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rather definite questions about my plans for the visit; all this in Spanish. He was intelligently interested, with a practical eye to possibilities for the not too remote future.

Feb.7. Mr. Eder ate breakfast with us, and showed us that we could have both piña and jugo de naranja just for the asking. He thinks that the agriculture of the Cauca valley cannot last much more than two generations longer, unless something is done to stop the reckless wood-cutting and the erosion that follows. He was joined by a Mr. Marshall, who exports gold and platinum from the Chocó. As we left the dining room we met Dr. and Mrs. Goodspeed, and talked with them a few minutes in the lounge; Thomas Harper Goodspeed, University of California botanist, beginning a tour of South America to lecture on gardens and collect plants for the University Arboretum.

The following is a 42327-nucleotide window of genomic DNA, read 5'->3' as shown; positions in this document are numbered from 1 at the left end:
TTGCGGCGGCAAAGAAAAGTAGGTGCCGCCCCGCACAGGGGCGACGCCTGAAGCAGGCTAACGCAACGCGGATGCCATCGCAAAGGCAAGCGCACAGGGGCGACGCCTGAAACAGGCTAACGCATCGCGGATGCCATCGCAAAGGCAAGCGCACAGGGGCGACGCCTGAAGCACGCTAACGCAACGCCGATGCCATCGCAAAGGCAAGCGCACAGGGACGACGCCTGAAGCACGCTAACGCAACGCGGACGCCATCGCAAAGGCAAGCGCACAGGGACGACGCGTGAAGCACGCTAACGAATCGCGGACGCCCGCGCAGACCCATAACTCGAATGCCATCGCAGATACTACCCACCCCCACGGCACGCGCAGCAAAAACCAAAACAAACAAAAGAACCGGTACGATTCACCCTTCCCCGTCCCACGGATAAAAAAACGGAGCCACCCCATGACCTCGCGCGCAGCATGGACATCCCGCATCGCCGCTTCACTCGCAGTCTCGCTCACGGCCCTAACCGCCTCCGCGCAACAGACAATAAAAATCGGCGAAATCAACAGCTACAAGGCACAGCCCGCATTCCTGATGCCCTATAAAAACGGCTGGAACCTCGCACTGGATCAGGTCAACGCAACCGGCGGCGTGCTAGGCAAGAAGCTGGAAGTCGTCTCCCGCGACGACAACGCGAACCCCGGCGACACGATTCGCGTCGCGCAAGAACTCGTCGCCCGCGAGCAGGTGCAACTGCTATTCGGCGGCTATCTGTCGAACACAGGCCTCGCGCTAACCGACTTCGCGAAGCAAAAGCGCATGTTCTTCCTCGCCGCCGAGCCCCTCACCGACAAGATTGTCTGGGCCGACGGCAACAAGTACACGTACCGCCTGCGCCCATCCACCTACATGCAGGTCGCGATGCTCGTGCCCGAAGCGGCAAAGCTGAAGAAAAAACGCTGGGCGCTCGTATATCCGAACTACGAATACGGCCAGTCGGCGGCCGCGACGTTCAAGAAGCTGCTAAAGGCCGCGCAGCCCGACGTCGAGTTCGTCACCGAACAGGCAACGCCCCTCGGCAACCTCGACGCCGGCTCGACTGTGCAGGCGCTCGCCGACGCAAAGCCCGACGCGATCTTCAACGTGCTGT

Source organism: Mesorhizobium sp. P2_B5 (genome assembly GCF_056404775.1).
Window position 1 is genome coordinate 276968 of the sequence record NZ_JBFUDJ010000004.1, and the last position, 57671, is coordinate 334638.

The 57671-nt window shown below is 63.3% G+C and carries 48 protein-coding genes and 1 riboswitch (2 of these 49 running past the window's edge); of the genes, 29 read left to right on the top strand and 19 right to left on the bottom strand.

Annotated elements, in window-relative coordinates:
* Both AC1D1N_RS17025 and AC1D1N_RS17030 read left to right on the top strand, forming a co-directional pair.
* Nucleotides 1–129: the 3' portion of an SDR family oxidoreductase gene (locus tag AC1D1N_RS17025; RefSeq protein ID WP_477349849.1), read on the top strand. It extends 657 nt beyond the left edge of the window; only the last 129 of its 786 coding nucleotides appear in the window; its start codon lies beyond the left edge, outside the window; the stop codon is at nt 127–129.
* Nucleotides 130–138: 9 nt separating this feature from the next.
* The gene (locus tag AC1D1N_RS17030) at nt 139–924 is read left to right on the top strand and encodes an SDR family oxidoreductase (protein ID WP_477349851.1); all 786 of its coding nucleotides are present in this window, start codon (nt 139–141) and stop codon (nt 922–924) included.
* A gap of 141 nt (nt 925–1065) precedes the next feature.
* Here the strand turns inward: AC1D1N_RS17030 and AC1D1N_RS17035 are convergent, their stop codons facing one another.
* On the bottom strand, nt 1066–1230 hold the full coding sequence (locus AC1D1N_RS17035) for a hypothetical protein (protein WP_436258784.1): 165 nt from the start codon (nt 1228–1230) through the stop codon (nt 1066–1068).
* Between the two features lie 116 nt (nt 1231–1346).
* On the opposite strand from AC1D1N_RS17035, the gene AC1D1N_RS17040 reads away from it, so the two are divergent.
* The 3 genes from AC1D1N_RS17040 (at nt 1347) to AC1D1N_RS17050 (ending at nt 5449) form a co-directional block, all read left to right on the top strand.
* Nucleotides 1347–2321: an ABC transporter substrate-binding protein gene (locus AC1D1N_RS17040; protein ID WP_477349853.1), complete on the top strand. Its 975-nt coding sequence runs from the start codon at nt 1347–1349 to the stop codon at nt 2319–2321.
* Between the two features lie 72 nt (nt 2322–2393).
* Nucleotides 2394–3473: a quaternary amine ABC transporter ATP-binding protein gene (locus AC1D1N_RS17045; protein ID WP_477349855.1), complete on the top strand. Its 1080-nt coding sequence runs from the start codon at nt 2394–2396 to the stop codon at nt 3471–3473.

Don Luis called for us at 9.30 and we took the inevitable taxi to the Ministerio de Relaciones Exteriores, stopping outside the building to look at the window from which Bolívar escaped while La Manuelita talked with the would-be assassins at the door. We waited in a second floor anteroom with old mirrors in a queer slanted crescent shape, and a large portrait of Suárez. Dr. Luis López de Mesa received us in his office, a large square wood-paneled room with low book shelves all around the walls; it had a Pan American Union calendar. He was interested in biological control and the relation of systematics to economics. He asked very meaty questions, some in English, more in Spanish.
[[IMAGE: Photograph, held on with black "photo corners." Rooftops with cupola of San Ignacio figuring prominently]]
[[caption]]Cupola of San Ignacio[[/caption]]
   Someone from the Consular service showed us through the building. The part occupied by the offices was formerly the Convent of San Carlos, a part of the Church of San Carlos. When Carlos III persecuted the Jesuits in 1767, both the convent and church changed their names to San Ignacio. Later, the convent changed back but the church still remains San Ignacio. The furniture consisted mostly of large heavy pieces of beautiful old carved wood, very dark. The patio had a formal garden. We stood on the second floor corridor of the patio to see where the wall was cut away at the back of the patio; near us in a corner of
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